I’m not a big fan of scary movies. I get freaked out from the minute long trailer, so there is no way I’d be able to finish a full-length Horror film without having to lock my doors, hide under the covers and pause the movie several times to get my heart rate back down.
A few friends of mine are really into Horror films and they love analyzing the production value of how they are made. A recent release really captured their attention so they convinced me to watch it. Halfway through (if I even made it to the halfway point) I had to stop the movie and tell them that I had enough and I wasn’t getting anything out of the film. The production of the movie might have been spectacular, but I couldn’t even pay attention to the construction because it just simply frightened me. It had no value to me.
This experience made me realize that I only want to fill my mind with good things. Information that helps me grow into a better person. Information that motivates, inspires, encourages and challenges me. I want to fill my brain with useful information that is honoring to God. Some people can watch Horror movies without being effected, I am not one of them, and I need to behave intelligently by not wasting my time, energy and brainpower on such entertainment.
This blog entry isn’t about whether or not we should watch Horror films; instead it’s about the information in which we fill our minds. Our brain is a valuable asset, and for many of us, it’s one of the most valuable assets we currently have. That means we need to protect it. We need to keep it healthy, vibrant and secure. We need to fill it with fruitful information. We need to be discerning about what content we let enter in and what we allow to be filtered out. Our minds can only hold so much information. If we’re clinging to data that isn’t good, helpful or worthy of our character, then we need to dispose of it to make room for quality information that lifts us up. The Bible says that we need to think about whatever is true, noble, right, pure, lovely, admirable, excellent or praiseworthy. (Philippians 4:8) Our brain should be filled with insight and knowledge that is nurturing, beneficial, and strengthens us as well as our faith.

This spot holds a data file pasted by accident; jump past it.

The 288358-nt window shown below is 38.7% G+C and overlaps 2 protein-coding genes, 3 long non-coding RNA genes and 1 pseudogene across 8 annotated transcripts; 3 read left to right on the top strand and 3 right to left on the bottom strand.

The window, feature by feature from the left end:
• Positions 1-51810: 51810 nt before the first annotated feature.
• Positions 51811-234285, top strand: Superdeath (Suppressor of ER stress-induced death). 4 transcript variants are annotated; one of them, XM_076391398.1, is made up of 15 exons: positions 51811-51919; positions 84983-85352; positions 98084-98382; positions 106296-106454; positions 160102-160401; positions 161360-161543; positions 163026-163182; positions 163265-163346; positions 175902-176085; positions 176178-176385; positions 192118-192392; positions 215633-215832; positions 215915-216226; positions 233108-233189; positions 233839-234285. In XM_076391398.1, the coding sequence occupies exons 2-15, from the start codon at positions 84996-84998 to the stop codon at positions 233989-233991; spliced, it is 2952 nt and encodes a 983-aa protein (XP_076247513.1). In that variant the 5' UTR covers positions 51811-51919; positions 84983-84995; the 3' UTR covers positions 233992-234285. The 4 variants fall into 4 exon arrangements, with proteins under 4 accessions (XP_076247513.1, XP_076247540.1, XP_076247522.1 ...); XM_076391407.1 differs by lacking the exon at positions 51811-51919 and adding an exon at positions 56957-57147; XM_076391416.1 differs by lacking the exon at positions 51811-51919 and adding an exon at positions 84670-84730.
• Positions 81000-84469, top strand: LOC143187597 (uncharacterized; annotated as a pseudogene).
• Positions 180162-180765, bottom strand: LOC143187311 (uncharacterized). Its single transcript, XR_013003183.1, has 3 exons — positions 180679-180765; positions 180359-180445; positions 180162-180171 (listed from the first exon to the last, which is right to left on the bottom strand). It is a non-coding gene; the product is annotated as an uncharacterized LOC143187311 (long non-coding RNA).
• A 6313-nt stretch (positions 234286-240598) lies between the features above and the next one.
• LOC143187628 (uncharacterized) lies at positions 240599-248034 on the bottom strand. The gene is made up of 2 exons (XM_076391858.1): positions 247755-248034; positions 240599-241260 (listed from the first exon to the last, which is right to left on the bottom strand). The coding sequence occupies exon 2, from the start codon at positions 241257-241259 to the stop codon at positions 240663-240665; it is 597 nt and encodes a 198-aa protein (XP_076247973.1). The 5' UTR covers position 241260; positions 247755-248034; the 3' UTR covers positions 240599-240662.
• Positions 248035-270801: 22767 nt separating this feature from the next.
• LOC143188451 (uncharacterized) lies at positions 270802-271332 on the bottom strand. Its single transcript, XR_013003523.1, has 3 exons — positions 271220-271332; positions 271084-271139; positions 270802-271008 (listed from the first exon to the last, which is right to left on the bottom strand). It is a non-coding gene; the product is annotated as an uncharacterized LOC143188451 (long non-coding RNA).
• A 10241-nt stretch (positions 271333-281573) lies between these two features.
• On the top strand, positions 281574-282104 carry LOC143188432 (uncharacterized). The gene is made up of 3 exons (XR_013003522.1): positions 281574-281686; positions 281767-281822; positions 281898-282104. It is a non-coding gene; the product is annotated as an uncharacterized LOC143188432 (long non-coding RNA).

Our society bombards us with noise. From the moment we wake up until the second we close our eyes, our brain is absorbing information. What are we going to do with all this information? How are we going to respond to certain types of information? What information are we going to allow to influence us? It’s important to start thinking of this while we’re still young, because the information we’re fed is only going to become more saturated as we become older and as technology becomes more sophisticated.
My challenge is that you analyze all the information you receive – yes ALL of it. Consider what is worthy of your attention and push aside anything that doesn’t carry value to you. Information from your teachers, coaches and parents is important and you should always find space for the information they provide. Insight that God gives you through scripture, bible study, church, friends, etc. is the most important data you can receive, and it must be held on to tightly. After this pertinent information, what else do you have room for? Do you have room for entertainment, social media, friends, nature, work? All these things may have a valuable place in your life, so what information is jamming up your receptors, keeping you from filling your mind with helpful information? Ask yourself why certain information is important. Is it relevant because of what you’re facing in life? Is it important because you’re circle of friends are into it and you want to be in the know? Is it important because you’re learning and growing from it? Or, is it just simply filling empty space that could be filled with more valuable content? You have to be the judge.
I’ve learned from this experience that if I focus on all the information that everyone else thinks I need to cling to, then I’m filling my brain with wasteful ideas which prevent me from filling it with what the Lord wants me to have occupying my mind. Interestingly, other people in my life actually admire me for being cognizant of the information I do allow into my mind. It doesn’t take long until one of them comes to me saying, “I’ve stopped watching this, or reading that or following those people and it’s so freeing.” After letting go of some useless information, it’s easy to realize that we have more brainpower to focus on what is really important in life.
There is always information that you want to keep in mind. There’s information that you want to filter out of your mind and then there is information that’s totally irrelevant to your life and your wellbeing that you don’t even want to allow it into your brain.